If we watch any film or read any book about the plight of women and children the world over, we realize how fortune we are to have these few problems about which to complain. I have a roof over my head, food in my cupboard, and a doctor who will at least keep appointments with me. I do not live in an area torn by drug wars or political, racial, or ideological wars. I sleep at night without fear for my safety or those who are in my safekeeping.

I am one of the most fortunate of women on this planet.

That does not mean I, or you, or any other woman does not deserve to be taken seriously about their medical problems. Just to opposite. It will likely never happen, but every woman in the world deserves the best possible health care.

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Bless your heart, you have been and still going thru a lot. I have found that the Doctors do not talk or elaborate on the side effects of these horrible radiation and chemo treatments. I just wish they would be honest with us up front so we know what to expect in the worst case scenario so we could "prepare" and research ahaead of time so if the unexpected happens. From what I have read it seems like you are getting the best available treament known from this type of cancer. I too have cervical cancer with 2 positive nodes. Had a hysterectomy in april 2009 with 27 external radiations and six weeks cisplatin. I had hip pain after radiation but that has gone but I have neuropathy in my hands and feet but my doctor says that I should have had it earlier and it should be gone. Does it ever go away? Is there anything else to expect? I just had a negative pap and I will have a pet scan in April that will hopefully be fine. I am 47 and I have a lot to live for. I pray daily for all us women that we can find comfort and a cure. I would appreciate any other information you can share about your unfortuanate experience, you have been thru a lot but you seem to have a good team helping you and positive outlook which truly helps us to fight to win.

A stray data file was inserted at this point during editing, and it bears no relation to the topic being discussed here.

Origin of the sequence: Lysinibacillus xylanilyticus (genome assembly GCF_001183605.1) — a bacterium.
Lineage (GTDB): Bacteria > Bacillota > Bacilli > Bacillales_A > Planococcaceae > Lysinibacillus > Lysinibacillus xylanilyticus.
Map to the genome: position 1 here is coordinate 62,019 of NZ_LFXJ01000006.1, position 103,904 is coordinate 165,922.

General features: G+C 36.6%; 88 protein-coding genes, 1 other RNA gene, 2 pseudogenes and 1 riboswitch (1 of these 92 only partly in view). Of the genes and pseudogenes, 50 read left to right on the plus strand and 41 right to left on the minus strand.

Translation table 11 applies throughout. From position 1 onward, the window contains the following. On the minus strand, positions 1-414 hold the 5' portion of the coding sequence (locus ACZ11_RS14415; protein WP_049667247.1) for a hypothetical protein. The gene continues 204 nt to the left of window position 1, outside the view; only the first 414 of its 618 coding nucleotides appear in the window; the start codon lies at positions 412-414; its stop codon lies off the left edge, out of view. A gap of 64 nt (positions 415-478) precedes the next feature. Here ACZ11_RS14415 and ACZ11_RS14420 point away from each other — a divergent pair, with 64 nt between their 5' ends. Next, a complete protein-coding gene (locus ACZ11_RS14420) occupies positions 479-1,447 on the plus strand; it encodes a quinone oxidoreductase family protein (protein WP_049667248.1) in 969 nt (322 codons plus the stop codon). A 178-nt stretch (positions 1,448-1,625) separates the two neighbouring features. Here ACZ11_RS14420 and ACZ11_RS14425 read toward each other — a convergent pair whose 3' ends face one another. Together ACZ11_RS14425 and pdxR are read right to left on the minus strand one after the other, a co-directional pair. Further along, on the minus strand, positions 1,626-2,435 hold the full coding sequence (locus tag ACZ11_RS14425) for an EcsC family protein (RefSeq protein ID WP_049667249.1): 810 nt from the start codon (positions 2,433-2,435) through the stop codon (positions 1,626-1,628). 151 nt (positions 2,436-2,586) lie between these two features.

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I am so glad that you woman are starting to talk about the effects of radiation and chemo. I have found that doctors are not listening to our cries after the radiation. We need to be informed before the treatments. Woman please keep voicing what the treatments have caused, this is the only way that we will ever get the doctors to understand. I have many side effets, just like all the other women. Hip pain, back pain, feet and hands that go numb all the time. My spine seems to always be in pain. I was a healthy, active 43 year old who was always on the go with no health issues, after the treatment I went from healthy to disabled. I know that it was all the radiation and chemo. Lets all be heard!

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I'm sorry skinsfan,

I pray that you will find peace from all of your sufferings.